Posts Tagged ‘grants; research; NIH’

Where Do NIH Funds Go?

Monday, April 2nd, 2012

Even though we all know rankings are flawed, we still use them as indicators of quality. When BU’s School of Medicine advanced in the annual U.S. News and World Report survey of medical schools, the news appeared on the school’s website. Citation counts and impact factors play a role in promotion decisions despite accusations that the numbers can be manipulated.

When it comes to departmental bragging rights, one marker of excellence is total NIH funds garnered. The NIH used to release a ranking of where they allotted funds, but decided to devote its resources elsewhere. Robert Roskoski, Jr. stepped in to compile his own unofficial rankings. The retired LSU biochemistry professor analyzes raw data released by the NIH RePORTER to calculate his own ranking of grant recipients by medical school, department, and PI.

By his tally, BU’s Department of Medicine ranks 22nd among all departments of internal medicine in NIH funding for 2011. The $48 million the department brings in puts it ahead of the University of Iowa (with $45 million) but behind nationally leading Johns Hopkins with $153 million.

The count does not include funding received by Boston Medical Center (another $38 million in 2011). In fact, BMC ranks 11th of 110 teaching hospitals in grants received.

It’s absorbing to view the slices of data from different angles, but in the end the dollar totals tell only one measure of excellence.

NIH Budget

Thursday, May 12th, 2011

The U.S. Senate’s Committee on Appropriations held a hearing on the budget request for the NIH in 2012. In his testimony, NIH Director Francis Collins warned that a cut in the NIH budget would make it even harder for applicants to receive funding. About 1 in 5 grants in 2010 received support from the NIH. Without an increase in funding, the NIH would be forced to limit awards to just 1 in 6 grants.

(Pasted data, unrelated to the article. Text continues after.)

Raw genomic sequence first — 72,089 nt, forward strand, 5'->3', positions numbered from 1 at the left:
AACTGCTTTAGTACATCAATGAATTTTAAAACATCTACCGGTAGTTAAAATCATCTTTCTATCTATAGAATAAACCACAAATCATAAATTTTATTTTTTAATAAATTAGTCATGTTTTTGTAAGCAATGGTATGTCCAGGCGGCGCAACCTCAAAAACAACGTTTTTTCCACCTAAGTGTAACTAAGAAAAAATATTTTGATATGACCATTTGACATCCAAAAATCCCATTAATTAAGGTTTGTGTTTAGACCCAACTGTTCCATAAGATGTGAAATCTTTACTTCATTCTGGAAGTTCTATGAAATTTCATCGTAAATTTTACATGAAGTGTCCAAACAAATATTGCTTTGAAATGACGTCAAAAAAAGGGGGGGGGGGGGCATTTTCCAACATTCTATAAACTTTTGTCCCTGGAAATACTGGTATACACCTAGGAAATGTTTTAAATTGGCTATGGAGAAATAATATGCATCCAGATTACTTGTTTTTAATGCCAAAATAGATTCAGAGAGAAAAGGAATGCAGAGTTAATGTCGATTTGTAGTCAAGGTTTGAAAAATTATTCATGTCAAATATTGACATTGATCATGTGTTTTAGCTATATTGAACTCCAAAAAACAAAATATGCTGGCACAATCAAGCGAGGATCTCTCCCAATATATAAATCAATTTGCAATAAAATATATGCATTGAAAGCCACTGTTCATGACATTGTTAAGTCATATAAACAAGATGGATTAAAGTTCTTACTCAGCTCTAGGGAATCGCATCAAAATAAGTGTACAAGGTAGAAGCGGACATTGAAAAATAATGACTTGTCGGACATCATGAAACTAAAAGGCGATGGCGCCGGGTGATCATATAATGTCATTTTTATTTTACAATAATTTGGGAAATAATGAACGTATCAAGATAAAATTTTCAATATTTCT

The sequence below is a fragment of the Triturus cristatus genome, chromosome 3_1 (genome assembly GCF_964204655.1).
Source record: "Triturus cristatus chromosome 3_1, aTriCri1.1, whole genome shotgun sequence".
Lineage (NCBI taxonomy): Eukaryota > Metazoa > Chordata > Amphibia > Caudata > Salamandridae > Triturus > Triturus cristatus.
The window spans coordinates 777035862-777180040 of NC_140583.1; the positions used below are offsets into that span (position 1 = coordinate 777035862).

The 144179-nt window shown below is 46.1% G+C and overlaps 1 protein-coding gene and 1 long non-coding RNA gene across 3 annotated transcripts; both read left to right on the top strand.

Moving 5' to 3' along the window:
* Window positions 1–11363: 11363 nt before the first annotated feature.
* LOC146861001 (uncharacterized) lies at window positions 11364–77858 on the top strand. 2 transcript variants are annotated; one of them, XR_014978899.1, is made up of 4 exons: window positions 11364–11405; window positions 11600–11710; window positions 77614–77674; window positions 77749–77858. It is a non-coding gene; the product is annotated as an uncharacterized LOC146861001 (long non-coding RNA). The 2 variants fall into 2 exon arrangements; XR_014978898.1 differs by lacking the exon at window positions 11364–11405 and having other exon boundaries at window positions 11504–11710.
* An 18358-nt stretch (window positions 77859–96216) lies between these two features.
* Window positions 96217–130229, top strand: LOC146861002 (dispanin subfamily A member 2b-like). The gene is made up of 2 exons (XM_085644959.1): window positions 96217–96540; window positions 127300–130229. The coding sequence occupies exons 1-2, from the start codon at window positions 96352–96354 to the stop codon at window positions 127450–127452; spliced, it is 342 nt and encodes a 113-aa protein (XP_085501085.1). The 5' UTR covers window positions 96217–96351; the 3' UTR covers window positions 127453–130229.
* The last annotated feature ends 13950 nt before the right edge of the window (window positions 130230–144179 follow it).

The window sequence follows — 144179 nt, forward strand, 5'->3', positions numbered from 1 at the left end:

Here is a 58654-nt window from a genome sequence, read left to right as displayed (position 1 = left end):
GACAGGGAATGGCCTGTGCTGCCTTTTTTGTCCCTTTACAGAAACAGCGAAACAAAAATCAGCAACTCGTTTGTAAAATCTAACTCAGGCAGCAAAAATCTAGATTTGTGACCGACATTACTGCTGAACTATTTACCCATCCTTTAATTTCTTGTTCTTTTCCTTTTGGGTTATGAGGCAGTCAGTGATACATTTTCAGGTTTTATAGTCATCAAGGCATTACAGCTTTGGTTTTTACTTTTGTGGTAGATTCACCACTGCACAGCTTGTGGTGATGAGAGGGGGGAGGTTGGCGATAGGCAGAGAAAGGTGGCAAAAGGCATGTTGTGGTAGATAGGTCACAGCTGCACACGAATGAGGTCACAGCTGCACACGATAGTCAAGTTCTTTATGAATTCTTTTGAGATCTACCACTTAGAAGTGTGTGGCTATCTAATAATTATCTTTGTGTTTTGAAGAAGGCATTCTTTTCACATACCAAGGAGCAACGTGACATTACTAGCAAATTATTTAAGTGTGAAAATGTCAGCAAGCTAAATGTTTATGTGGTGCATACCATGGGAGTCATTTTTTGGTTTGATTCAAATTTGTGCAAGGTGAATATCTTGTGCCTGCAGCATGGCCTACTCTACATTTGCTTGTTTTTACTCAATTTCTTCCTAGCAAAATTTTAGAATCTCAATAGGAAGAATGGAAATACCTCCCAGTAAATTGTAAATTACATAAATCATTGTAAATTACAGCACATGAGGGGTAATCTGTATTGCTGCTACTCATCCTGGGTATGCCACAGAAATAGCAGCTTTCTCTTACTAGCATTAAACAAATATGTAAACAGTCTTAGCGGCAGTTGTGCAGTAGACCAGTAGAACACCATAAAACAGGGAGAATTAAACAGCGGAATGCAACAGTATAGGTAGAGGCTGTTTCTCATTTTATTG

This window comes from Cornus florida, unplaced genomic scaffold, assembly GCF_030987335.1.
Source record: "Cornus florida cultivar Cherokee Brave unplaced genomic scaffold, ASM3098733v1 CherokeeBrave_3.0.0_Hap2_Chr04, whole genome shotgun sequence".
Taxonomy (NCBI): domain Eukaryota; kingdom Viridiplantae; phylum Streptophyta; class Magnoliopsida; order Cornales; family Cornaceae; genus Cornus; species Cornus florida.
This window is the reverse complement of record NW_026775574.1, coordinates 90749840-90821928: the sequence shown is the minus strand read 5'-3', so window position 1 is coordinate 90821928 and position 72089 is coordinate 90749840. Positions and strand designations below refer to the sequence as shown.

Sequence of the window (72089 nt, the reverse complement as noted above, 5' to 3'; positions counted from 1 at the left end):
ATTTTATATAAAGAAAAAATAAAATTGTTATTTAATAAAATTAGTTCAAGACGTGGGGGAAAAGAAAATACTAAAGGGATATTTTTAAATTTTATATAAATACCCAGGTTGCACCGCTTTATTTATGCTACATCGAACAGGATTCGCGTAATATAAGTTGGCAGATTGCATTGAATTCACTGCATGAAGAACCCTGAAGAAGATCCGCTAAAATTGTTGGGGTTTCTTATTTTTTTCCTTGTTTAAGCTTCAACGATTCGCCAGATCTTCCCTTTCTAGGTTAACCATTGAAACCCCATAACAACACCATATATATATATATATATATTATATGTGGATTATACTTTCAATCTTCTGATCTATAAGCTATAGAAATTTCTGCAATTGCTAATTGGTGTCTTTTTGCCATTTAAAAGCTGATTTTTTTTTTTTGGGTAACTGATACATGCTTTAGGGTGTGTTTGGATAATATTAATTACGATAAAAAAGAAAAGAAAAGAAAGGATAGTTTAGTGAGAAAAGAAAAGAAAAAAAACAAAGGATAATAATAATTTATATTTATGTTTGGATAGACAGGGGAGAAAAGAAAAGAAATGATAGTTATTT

It’s encouraging to see the committee’s proceedings outside of the bipartisan bickering. Senators of both parties seem genuinely respectful of Dr. Collins and the work of the NIH. Still, the NIH budget may be affected by a wave of cutting.

The NIH Bubble

Friday, October 22nd, 2010

One feature of a medical campus that has struck me as different from an arts and sciences campus is the casual way that research faculty get hired. No strategic plan or educational mission determines the ideal number of faculty each section should have. Rather, Principal Investigators hire on new faculty to assist with their labs. Then, if the researcher cannot establish independent funding or the PI loses a grant, that faculty member is let go.

A commentary in the Chronicle of Higher Education explains why this pattern has developed. After supplying start-up costs and some initial salary, universities can then funnel researchers into the NIH system. NIH grants, the primary source of funding for biomedical research, covers faculty salaries and provides overhead to the university. In this way, medical campuses have incentive to keep hiring more faculty, hope they obtain extramural funding, and then drop them if they don’t.

The same commentary also argues that this system is unsustainable. More and more investigators are entering the system, but the overall NIH budget has been flat since 2003. The crisis can already be seen in the number of applications for training grants, which tripled from 1997 to 2007 while success rates nearly halved.

One solution would be to require universities to support their own faculty, as the National Science Foundation already does. This would put a natural limit on the number of investigators on medical campuses, but it would give each of them enhanced stability and confidence to pursue research that matters, not just research that pays the bills.